Safe in Russia, defiant ousted President Viktor Yanukovych insists he is still Ukraine’s leader

63-year-old blamed the West for 'indulging' protesters seeking his overthrow


Appearing in public for the first time since he fled from Ukraine to Russia, the ousted President Viktor Yanukovych said yesterday that he remained his country’s legitimate leader, and would not give up the fight for its future.

Speaking in the southern Russian city of Rostov-on-Don, Mr Yanukovych told reporters he had been forced to flee by “nationalist, pro-fascist gangsters” and blamed the West for “indulging” protesters seeking his overthrow.

The 63-year-old former electrician said lawlessness and chaos had followed an agreement he signed with his opponents over a week ago, which was brokered by the EU and had been intended to end three months of crisis.

The agreement would have allowed him to stay in power until early elections in December. He said protesters angered by the death toll from demonstrations against his government instead shouted down the agreement on Kiev’s Independence Square, and he fled for his life.

Mr Yanukovych denied he had ordered police to shoot at protesters before he was forced out of power. He implied that responsibility for the bloodshed in Kiev lay with the demonstrators, praising the elite Berkut riot police – despised in Kiev and since disbanded by Ukraine’s new rulers – for their “courage” in withstanding petrol-bomb attacks by protesters. “I want to ask for forgiveness for all those who are suffering and all those who suffered … if I were in Ukraine I would bow before everyone,” he said.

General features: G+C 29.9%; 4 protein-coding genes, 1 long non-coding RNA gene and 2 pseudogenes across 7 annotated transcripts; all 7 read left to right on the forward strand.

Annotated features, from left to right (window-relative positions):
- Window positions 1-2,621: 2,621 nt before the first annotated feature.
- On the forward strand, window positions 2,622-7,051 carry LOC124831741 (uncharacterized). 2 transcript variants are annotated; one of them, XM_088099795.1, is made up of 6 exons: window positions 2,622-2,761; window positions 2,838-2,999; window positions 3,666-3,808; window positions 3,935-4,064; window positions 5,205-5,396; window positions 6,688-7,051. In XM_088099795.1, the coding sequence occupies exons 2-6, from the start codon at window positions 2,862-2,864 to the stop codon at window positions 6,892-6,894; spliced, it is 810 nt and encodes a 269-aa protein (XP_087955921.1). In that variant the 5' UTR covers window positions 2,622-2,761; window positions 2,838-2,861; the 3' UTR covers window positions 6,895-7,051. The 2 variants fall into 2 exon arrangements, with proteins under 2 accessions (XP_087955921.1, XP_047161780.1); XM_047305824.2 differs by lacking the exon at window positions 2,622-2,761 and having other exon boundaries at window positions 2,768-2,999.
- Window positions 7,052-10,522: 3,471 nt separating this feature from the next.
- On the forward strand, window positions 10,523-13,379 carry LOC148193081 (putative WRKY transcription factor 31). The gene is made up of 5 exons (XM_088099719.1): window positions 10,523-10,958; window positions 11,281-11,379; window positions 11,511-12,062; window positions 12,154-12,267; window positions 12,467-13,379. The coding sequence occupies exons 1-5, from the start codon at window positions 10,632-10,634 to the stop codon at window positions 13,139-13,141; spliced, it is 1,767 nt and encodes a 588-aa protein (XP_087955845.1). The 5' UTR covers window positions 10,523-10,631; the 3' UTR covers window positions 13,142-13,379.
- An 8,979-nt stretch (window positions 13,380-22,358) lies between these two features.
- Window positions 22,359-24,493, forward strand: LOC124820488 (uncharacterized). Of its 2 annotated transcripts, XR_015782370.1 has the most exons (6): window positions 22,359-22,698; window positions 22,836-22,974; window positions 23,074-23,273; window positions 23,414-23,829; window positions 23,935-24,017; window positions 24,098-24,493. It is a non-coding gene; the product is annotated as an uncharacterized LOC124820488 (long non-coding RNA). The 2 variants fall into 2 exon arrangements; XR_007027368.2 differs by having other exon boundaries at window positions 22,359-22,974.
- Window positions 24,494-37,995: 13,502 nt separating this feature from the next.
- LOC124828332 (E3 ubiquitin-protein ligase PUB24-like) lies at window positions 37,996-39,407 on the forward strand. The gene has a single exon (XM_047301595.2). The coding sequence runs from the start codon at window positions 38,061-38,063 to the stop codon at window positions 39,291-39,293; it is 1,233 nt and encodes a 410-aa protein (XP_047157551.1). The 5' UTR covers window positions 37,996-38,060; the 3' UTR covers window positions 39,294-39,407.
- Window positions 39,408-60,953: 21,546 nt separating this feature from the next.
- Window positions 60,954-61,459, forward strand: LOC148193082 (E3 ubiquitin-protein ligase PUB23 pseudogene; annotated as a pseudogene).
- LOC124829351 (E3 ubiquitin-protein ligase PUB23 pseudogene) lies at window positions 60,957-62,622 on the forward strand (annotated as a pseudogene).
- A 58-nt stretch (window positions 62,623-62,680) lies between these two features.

Mr Yanukovych told reporters that he is still the legally elected President and is ready to return to Ukraine – but only when his safety is guaranteed. He called on Ukrainians to reject the leadership of the country’s new rulers who appointed a new Prime Minister and cabinet on Thursday and have set a 25 May date for a presidential election.

Referring to unrest in Ukraine’s Crimea and the seizure there of airports and other strategic points by pro-Russia armed groups, Mr Yanukovych said this was a perfectly “natural reaction to the action of bandits” in Kiev. But he was adamant that the region, where ethnic Russians are in a majority, should remain part of Ukraine though enjoying broad autonomy.

Mr Yanukovych said he would not ask Russia for military support in dealing with the crisis in which, he said, power had been stolen by “a bunch of radicals”. He said he had spoken by telephone with the Russian President Vladimir Putin after arriving in Russia with the help of “patriotic officers” and they had agreed to meet at some point in the future.

He added he would not take part in the May presidential election fixed by Ukraine’s new parliament, declaring it illegal.

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